Historical ties between Israel and Australia on ANZAC day

On ANZAC day, it is worthwhile to look at some of the ties of friendship and support between Israel and Australia.  Last year, we focused on the Zion Mule Corps here and it is worth another look. 

The Charge of Beersheba is another important link between the 2 countries. The sunset charge by 800 Anzacs mounted on horses defeated 400 Turks, and captured Beersheba, which led to the liberation of Jerusalem and the fall of the Ottoman Empire.  It was the last mounted horse charge in the history of warfare  (see the image of the reenactment)

Richard Pratt established the “Park of the Australian Soldier”  in Beersheba to commemorate this historic moment.  As described in an article in the Australian Jewish News here,  “Jeanne Pratt joined around 400 people from the Australian and Israeli military, diplomatic and Jewish communities at a ceremony on October 31 (2009) that commemorated the Australian Light Horse charge at Be’er Sheva.  The ceremony took place at the Park of the Australian Soldier in Be’er Sheva in front of a monument to the Australian Light Horse regiment and also honoured the memory of businessman and philanthropist Richard Pratt, who died in April this year.  On October 31, 1917, the Australian Light Horse regiment charged the wells of Be’er Sheva, repelling Turkish forces and opening the route to the British arrival in Jerusalem and its victory in the World War I Middle Eastern campaign.”

Australian politician, Joe Hockey, has a special interest in Beersheba. His grandfather, Joseph Hocadonian, was deputy clerk of Beersheba after the war. And one of Joe Hockey’s predecessors in his seat of North Sydney was a commander of a division of the Light Horse at Beersheba.

Two books have been recently published on the subject.  Paul Daley, as mentioned here was the author of   Beersheba while Roland Perry, previous author of an excellent book on Sir John Monash,  wrote The Australian Light Horse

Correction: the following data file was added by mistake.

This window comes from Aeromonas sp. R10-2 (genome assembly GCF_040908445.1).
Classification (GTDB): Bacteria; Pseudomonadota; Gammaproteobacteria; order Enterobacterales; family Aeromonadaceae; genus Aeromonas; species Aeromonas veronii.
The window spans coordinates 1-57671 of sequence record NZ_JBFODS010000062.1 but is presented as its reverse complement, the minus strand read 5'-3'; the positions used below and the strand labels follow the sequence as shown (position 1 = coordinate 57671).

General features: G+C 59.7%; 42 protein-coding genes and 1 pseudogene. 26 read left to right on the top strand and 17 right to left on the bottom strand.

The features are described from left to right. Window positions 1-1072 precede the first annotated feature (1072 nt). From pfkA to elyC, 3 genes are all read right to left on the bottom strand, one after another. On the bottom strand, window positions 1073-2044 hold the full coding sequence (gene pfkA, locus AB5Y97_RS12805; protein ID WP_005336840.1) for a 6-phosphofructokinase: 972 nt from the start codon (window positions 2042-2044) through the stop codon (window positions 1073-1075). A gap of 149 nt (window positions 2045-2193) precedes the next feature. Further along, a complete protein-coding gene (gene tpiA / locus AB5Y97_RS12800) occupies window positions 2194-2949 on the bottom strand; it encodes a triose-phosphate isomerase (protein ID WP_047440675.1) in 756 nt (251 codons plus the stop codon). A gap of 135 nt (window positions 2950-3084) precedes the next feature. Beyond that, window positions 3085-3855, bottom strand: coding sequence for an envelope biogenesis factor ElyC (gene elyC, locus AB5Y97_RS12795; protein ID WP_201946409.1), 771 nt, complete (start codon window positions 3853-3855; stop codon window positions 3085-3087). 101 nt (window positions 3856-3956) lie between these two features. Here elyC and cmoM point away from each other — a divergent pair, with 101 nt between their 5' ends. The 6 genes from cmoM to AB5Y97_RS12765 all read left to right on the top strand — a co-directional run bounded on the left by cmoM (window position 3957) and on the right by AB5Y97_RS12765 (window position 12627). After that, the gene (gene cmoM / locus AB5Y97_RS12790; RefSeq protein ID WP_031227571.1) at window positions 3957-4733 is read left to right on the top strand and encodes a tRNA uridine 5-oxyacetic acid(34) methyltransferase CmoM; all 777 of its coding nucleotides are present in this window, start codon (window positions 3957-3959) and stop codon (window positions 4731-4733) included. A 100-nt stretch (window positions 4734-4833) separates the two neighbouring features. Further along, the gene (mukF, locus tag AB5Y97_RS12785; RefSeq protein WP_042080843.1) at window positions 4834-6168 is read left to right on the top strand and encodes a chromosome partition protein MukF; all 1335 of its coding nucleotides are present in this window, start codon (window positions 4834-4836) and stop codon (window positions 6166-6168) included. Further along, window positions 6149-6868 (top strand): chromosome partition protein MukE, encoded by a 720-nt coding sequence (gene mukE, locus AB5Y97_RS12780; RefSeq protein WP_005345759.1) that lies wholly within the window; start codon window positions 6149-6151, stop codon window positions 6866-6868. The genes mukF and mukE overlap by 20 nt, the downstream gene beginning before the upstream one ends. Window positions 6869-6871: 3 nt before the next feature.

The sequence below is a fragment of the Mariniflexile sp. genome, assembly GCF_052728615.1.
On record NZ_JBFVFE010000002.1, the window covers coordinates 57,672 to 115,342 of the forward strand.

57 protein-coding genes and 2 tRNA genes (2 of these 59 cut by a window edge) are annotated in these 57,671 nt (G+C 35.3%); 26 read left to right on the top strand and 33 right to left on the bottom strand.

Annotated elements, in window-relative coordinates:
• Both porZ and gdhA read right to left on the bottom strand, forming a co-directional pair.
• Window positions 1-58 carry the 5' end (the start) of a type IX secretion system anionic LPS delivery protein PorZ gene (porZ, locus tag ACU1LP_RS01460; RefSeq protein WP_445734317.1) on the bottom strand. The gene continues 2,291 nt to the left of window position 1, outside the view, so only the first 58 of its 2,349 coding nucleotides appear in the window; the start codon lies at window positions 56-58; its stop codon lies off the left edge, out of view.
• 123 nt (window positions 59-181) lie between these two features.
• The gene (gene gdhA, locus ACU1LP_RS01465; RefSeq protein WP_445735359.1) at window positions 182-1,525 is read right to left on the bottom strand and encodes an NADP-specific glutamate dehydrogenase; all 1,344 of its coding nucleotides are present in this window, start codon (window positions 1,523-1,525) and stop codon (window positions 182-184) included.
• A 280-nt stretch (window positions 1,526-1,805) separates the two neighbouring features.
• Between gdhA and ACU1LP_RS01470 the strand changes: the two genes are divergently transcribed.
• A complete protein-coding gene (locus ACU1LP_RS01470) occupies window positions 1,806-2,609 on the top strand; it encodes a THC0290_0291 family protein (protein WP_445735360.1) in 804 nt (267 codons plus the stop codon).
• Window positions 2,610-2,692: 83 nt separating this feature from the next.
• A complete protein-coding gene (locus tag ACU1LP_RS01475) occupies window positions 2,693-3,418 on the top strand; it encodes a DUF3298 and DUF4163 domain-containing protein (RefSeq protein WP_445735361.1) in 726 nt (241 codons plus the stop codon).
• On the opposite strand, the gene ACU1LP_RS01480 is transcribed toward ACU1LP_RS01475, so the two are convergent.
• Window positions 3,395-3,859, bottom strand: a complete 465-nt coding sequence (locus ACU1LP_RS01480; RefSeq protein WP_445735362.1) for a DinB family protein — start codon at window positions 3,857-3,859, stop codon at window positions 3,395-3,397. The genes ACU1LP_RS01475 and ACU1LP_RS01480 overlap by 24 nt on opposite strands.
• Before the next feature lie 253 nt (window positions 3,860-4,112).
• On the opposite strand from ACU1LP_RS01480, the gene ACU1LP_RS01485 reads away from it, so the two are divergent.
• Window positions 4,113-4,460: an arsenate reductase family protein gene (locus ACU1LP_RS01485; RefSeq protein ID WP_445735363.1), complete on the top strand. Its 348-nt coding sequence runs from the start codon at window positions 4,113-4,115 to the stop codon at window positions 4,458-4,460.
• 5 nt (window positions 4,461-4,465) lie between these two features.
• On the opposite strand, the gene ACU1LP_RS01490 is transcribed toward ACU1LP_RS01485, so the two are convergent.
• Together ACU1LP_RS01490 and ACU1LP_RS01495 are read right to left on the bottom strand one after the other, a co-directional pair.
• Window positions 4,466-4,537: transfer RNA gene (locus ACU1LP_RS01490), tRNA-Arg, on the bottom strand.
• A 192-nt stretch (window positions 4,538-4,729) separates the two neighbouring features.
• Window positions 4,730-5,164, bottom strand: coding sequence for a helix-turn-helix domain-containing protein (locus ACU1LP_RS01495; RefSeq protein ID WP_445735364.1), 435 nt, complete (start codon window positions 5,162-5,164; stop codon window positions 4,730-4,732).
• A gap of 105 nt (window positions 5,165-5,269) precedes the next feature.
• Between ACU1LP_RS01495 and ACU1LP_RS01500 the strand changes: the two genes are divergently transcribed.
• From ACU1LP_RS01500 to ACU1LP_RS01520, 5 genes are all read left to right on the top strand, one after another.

A project contributed to by JNF Australia plans to develop an ANZAC trail in the area as described here.

Kelvin Crombie is an Australian historian who specialises in tours related to the ANZACS in Israel.

The pro-British NILI Spy Ring, under the leadership of Aaron Aarononsohn supplied valuable information to General Allenby which helped in the success of the Beersheba charge and other battles.

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One thought on “Historical ties between Israel and Australia on ANZAC day

  1. As an Australian, Gallipoli is prominent in our cultural memory, and myths. The place commemorates a military disaster, as well as the heroism & dignity of both the Allies (Australia, NZ, Britiish, French, & Irish) troops that were slaughtered here as a result of a poorly planned invasion. The Turks bravely defended their territory Where the Allies landed is interesting, & too my surprise, I wasn’t as “moved” as I expected I would be – perhaps decades of we Australians “celebrating” the landing at Gallipoli caused me http://www.privatetoursinistanbul.com expect to be moved. What is fascinating is to understand the Turks, as well as the Allies, & why there is the strong historical & cultural connection we keep nearly 100 years later Read a good history of the place beforehand. Go & see the Turkish monuments, and the moving Ataturk quote about the sins & daughters from foreigh lands now lying with Turkey in dignity – this is very moving, & reminds of a time when enemies treated each other with respect & dignity.